A Breach of Good Faith

I need to get this off my chest so I can move on. I need my clarity back, my peace of mind, my love for other humans and especially for my fellow Americans. I need to tell you what I think and I won’t mince words.

I am angry with many of you. I love you, I wish you no misfortune – though misfortune is certainly coming for you – but I’m pissed off.

This is not complicated and it’s not a matter of opinion. America is built on a set of simple principles; they’re not all that unique, either. Every American has a moral duty to protect these rights and values, because our people have died to secure and protect them for us.

Liberty and Justice for All

This is in our Pledge of Allegiance. Not liberty and justice for me, and my fellow white males; for all. Everybody, no exceptions. Muslim Americans, LGBTQ Americans, female Americans, Mexican Americans, African Americans, Native Americans, all get exactly the same amount of liberty and justice.

Freedom of Religion – The First Amendment.

Also known as The Separation of Church and State, It doesn’t mean freedom to Be Christian but not Muslim. It means any religion or no religion. Religion is not established or prohibited in this country. Religion may never be a principle in our laws or our public policies.

Freedom of The Press – First Amendment.

“The people shall not be deprived or abridged of their right to speak, to write, or to publish their sentiments; and the freedom of the press, as one of the great bulwarks of liberty, shall be inviolable.” – James Madison’s original draft of the First Amendment

Freedom to Protest – First Amendment.

The right of the people peaceably to assemble.

Equal protection and due process of the law. Fourteenth Amendment.

All laws must treat everyone equally, and none of our rights or privileges may be taken away without due process.

When Donald Trump was campaigning, he broke and promised to keep breaking every one of those principles. He promised to treat Muslims differently, he attacked the press in social media and did that again today. He had people thrown out of his rallies for trying to speak, and encouraged his thugs (supporters) to assault them. He belittled the disabled.  He’s attacked people on the basis of gender, disability, race. He’s even attacked our military and our veterans.

I won’t even start on how he thinks about and treats women.

Why is this your fault?

Because when we have any election, whether it’s for president of the US or president of the local sewer district, we owe each other good faith. That means every voter decides according to his or her conscience, based on what they believe – in good faith – is best for the nation or the town. Not according to their personal interests, but in the interests of the community and the future, considering the children. Right?

We’re supposed to find people who have the experience, willingness, and conscience to do good work for everyone, and nominate them to be of service.

And a president is supposed to preside, not rule. He – or she! – is supposed to lead the people, empower their best values and ideas – and continually make the nation better for everyone. Trump just wants to rule. We fought a war 240 years ago to free ourselves from rulers, for God’s sake!

If you vote for someone you know is a threat to the rights of your fellow Americans – even if you believe he’s not a threat to you – are you keeping that faith or breaking it?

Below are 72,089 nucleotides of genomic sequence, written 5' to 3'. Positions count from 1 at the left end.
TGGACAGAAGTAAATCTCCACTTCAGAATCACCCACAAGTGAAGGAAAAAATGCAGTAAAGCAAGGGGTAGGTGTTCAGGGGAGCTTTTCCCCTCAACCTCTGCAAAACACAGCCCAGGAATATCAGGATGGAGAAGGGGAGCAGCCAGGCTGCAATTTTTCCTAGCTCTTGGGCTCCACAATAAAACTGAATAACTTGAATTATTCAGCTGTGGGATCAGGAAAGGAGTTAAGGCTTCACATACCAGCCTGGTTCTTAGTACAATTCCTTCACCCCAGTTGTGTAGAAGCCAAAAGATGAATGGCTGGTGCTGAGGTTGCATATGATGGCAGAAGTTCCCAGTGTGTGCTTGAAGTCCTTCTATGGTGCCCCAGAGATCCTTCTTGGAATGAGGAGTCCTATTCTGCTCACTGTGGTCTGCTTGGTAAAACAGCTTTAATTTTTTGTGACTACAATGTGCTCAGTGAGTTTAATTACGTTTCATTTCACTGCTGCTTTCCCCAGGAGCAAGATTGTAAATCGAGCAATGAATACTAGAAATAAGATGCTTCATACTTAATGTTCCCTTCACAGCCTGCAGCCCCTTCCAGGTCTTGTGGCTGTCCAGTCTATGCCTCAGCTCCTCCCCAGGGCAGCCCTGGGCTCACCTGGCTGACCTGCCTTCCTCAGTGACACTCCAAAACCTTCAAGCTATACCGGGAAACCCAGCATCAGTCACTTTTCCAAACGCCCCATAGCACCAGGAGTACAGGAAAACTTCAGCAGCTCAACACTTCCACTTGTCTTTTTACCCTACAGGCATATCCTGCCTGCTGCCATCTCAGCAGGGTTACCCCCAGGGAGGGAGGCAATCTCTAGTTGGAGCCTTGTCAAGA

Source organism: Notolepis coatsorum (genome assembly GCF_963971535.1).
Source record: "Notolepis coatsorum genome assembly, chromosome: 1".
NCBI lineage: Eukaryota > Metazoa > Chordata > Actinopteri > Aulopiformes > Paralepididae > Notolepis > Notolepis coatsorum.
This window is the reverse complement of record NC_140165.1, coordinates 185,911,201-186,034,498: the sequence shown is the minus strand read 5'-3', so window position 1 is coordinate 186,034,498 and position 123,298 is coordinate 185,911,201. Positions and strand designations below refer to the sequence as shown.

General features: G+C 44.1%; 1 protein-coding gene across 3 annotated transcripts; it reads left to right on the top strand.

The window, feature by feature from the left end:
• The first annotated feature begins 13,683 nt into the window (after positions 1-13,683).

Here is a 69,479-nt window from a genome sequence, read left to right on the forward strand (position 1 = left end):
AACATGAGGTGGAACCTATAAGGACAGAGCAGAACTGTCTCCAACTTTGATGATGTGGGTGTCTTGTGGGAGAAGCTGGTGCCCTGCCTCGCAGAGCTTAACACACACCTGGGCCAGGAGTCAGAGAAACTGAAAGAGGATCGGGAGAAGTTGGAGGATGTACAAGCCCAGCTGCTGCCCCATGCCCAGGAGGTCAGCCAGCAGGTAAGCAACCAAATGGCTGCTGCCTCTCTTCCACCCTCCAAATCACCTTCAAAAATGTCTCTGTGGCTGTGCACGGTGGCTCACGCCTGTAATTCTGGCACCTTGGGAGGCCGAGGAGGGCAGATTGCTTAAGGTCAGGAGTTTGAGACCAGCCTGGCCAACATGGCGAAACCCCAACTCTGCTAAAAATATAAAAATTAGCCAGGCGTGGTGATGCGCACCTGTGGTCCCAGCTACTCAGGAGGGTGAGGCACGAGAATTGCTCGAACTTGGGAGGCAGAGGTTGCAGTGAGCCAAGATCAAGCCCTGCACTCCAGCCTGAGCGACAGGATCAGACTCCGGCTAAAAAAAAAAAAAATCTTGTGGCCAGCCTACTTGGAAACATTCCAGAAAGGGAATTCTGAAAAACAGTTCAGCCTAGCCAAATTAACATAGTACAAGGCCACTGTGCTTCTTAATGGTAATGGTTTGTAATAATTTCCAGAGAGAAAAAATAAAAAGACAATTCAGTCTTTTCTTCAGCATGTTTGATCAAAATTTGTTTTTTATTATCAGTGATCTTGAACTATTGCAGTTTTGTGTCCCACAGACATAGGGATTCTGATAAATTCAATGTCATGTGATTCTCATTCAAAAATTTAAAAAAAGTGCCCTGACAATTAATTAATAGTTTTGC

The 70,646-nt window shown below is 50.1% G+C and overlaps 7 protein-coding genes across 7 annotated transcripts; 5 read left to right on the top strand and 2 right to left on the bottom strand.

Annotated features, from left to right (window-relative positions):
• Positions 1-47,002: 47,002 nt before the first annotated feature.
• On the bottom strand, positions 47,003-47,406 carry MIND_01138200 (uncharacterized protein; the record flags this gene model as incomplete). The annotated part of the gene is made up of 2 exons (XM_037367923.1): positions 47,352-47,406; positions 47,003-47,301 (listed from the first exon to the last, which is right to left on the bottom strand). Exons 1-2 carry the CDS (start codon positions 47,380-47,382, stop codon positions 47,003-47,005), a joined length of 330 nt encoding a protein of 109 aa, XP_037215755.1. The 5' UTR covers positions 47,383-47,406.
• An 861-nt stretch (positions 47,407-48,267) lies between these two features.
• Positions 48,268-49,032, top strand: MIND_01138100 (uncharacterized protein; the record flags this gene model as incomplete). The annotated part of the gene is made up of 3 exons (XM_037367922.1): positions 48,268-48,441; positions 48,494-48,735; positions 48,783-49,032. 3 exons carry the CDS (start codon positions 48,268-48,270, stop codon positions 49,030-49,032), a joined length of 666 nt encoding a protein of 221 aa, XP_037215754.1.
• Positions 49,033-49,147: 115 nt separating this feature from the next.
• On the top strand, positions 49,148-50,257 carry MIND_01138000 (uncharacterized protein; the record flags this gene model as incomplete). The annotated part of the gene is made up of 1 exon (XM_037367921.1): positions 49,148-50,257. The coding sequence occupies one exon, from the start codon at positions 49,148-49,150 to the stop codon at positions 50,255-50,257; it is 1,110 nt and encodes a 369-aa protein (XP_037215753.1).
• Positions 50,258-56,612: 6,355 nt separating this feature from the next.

If you voted for Trump because he claims to be Christian (he’s not) and you hate Muslims, you broke faith with your nation. Muslim Americans have the same rights you have, and you had a duty to defend those rights when you voted.

If you call yourself a Christian and you voted for Trump and Pence, shame on you! This was no ordinary election and you know it. This was a locomotive of real evil, pulling a long train of hate speech and lies, and you knew it all along. How is that not a sin?

If you voted for Trump and Pence knowing their policies might be a threat to any of your fellow Americans based on their age, sex, race, color, religion, ancestry, national origin, disability, medical condition, genetic information, marital status, or sexual orientation, then you broke faith with your neighbors and your nation.

If you were eligible to vote and you just couldn’t be bothered to get up off your fat ass and even mail a ballot, then you broke faith too. In fact, maybe far worse.

If you voted for evil or failed to vote against it, you’ve failed your friends and neighbors, you failed to keep faith with our troops and our veterans, you’ve desecrated our flag and the nation for which it stands.

But we still love you. And when you’re ready to ask for forgiveness, let us know.

The Tables

So if I’m picking up the signals, conservatives are claiming that the man killed by cops in the Oregon standoff was trying to surrender. Witnesses say that’s a lie. Liberals claim the cops’ shooting was justified.

Two thoughts:

When did support for flagrant rebellion against the Establishment become conservative, and support for law enforcement become liberal? Haven’t the tables turned in some insane way?

This word, conservative: I do not think it means what you think it means.

It’s a Tribal Thing

I’d like to take just a few lines to acknowledge the Jerry Sandusky – Penn State child molestation scandal. If you’ve had enough of the topic, skip on.

I have seen some remarks to the effect that Joe Paterno and the University President shouldn’t have been fired because they reported their suspicious to others, thus meeting their legally mandated duties. And remarks to the same effect that the assistant coach now on leave reported what he witnessed to his boss.

I’m going to have to call bullshit here.

This isn’t about law, it’s about a moral imperative. More obviously, it’s about biology. Watch any herd of elephants or pack of wolves and you’ll see the adults protect the young until they grow enough to fend for themselves. That happens when a predator of another species attacks or one of their own kind goes rogue.

This group of men in Pennsylvania knew that one of their own was preying on children and they failed to stop him. There’s no exculpation, no excuse. That they and all similarly situated should be punished for their failure to protect the young is more than a matter of justice; it’s imperative that we all learn from it.